So, with the caveat that what was said may or may not be truthful and may or may not reflect the views of SoggyTrumpCard, the following is a transcript of our conversation. It may or may not be enlightening, but it is certainly interesting—or, if not interesting, then possibly entertaining.

Post-Factual Politics: An Interview with LitButt

Me: Thank you for taking the time to speak with me.

LitButt: I may or may be taking any time. That is for others to judge. But you’re welcome, unless, of course, you’re not welcome. That’s purely a political decision.

Me: Our Prime Minister, your boss, SoggyTrumpCard, frequently says things that aren’t true. It would appear to be a policy for her. More often than not, the facts contradict what she says. Why is that?

LB: The problem with your question is that its premise is completely wrong or, at least, outdated. “Facts,” as you call them, are what people believe. If they believe something then it is a fact.

People believe what SoggyTrumpCard says because it’s easier and more comforting than not believing her. To not believe her requires a basis for disbelief. Finding such a basis takes some effort. It’s better just to effortlessly accept what she says. Thus, if she says something, it immediately becomes a fact because she said it and people believed it.

Me: But statements are true or not regardless of what people believe.

LB: That’s simply your version of the meaning of truth. There are as many definitions of truth as there are different expressions of it.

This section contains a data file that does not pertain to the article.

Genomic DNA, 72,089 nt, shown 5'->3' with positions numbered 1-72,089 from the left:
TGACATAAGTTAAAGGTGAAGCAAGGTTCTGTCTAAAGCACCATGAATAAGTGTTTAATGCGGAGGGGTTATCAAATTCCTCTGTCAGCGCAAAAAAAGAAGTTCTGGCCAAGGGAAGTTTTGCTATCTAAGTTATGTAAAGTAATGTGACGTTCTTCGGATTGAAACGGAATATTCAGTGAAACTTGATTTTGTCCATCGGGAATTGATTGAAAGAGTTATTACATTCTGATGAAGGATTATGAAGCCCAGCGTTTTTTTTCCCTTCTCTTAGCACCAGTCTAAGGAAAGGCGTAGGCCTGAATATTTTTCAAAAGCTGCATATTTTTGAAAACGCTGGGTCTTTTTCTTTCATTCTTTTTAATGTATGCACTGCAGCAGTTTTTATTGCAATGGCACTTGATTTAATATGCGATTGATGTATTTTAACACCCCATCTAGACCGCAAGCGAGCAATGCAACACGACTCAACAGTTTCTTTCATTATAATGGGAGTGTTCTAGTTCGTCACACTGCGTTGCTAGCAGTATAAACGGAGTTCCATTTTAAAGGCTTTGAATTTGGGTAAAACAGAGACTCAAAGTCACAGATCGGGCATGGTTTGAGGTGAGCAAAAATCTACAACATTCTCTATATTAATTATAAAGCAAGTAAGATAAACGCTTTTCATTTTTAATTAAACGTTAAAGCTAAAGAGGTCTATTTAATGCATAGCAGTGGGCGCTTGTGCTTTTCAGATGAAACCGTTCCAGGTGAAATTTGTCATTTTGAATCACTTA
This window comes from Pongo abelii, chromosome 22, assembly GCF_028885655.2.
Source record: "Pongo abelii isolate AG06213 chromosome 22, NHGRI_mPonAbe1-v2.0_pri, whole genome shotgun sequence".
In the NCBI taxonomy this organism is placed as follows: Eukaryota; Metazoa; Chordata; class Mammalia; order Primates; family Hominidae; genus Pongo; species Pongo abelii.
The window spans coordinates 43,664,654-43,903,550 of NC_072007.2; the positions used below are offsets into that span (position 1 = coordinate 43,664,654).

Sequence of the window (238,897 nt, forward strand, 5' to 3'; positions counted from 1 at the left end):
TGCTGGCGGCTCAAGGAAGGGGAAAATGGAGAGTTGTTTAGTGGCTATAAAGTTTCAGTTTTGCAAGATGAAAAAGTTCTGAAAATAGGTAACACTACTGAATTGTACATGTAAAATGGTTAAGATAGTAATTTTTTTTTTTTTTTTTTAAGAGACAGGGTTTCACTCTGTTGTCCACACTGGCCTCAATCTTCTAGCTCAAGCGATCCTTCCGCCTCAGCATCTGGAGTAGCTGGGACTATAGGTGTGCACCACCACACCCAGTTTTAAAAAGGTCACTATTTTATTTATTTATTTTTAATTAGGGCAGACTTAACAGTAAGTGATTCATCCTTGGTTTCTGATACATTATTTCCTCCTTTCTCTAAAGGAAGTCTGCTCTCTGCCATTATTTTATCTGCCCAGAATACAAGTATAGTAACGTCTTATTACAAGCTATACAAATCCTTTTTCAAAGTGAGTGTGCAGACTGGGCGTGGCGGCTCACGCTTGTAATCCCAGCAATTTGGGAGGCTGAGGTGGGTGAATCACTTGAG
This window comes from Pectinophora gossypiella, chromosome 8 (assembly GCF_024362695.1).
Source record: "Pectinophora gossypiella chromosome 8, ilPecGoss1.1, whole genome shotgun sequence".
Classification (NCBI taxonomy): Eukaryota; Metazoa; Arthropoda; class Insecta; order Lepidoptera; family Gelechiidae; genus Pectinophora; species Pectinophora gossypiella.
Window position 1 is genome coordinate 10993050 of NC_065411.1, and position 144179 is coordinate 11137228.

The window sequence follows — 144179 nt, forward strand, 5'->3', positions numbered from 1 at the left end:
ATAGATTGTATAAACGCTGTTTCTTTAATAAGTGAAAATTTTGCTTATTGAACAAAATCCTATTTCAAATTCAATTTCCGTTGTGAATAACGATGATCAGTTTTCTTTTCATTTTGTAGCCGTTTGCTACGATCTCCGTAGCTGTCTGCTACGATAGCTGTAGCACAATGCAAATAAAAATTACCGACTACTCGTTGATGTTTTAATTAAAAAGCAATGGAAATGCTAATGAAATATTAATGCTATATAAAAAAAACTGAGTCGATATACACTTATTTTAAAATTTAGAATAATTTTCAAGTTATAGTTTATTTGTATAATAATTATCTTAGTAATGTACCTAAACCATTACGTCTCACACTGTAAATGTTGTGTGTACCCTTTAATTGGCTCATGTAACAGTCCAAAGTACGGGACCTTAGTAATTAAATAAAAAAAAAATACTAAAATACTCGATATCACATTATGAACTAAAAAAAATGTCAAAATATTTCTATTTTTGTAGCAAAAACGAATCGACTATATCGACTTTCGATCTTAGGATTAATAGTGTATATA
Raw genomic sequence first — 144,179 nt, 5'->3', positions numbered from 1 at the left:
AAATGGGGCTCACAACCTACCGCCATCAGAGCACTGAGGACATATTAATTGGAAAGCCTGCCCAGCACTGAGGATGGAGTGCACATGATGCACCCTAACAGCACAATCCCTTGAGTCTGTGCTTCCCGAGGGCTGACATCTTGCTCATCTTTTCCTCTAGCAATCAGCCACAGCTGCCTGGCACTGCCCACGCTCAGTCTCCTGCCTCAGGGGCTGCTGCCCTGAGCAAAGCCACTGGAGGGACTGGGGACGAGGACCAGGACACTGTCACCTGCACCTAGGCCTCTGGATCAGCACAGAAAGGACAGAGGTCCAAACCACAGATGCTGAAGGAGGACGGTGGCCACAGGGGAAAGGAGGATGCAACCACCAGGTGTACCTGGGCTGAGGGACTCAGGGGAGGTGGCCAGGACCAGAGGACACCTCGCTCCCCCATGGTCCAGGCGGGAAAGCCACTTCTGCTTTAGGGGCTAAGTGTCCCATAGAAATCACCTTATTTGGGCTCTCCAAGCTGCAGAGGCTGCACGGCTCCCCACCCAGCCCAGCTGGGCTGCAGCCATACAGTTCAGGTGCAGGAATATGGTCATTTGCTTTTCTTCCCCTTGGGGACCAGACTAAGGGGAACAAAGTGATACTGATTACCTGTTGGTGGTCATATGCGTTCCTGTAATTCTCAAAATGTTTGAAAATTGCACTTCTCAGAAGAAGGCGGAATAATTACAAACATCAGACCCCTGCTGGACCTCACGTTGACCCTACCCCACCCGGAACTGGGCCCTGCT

Me: So are you saying we should unquestioningly accept what SoggyTrumpCard says?

LB: Yes. That would be best for all concerned, unless, of course, anyone other than SoggyTrumpCard is concerned. And why would they be? Concern itself is post-factual.

Reporting the “Truth”

Me: I write for a blog, not a formal newspaper. Nevertheless, I’m the only person in Shalampax that comes anywhere close to being a reporter. As such, I think my job is to uncover the truth and report it. How can I do that in your post-factual dystopia?

LB: Oh, I see your mistake. If you truly aspire to be a reporter then you must report. SoggyTrumpCard is our Prime Minister. What she says is news. Therefore, you must report it verbatim.

Me: But what if I have irrefutable proof that what she says is false. Shouldn’t I report that proof as well and, in doing so, inform my readers of the falseness of her statement?

LB: Now you’re just being ignorant. Nothing is irrefutable.

You might say that a roaring fire is hot. If this is truly a free country then I am at liberty to refute your statement. My statement then becomes a fact in that context.

Me: I’m going to cut this conversation off right here. We’re going in circles.

LB: It’s your opinion that we’re going in circles. It’s a fact only if you or I believe it. Then it is a fact for the believer, but not for someone who doesn’t believe it. I assume you believe it. If so, it’s a fact for you, but not for me.

Me: That’s it. We’re done. This is clearly going nowhere.

LB: Again, that’s your opinion. It’s certainly not a fact. However, if you give me the last word, then my statement that “it’s certainly not a fact” is the prevailing fact as I believe it. It must then stand as such.

Me: Goodbye.

LB: If I say so.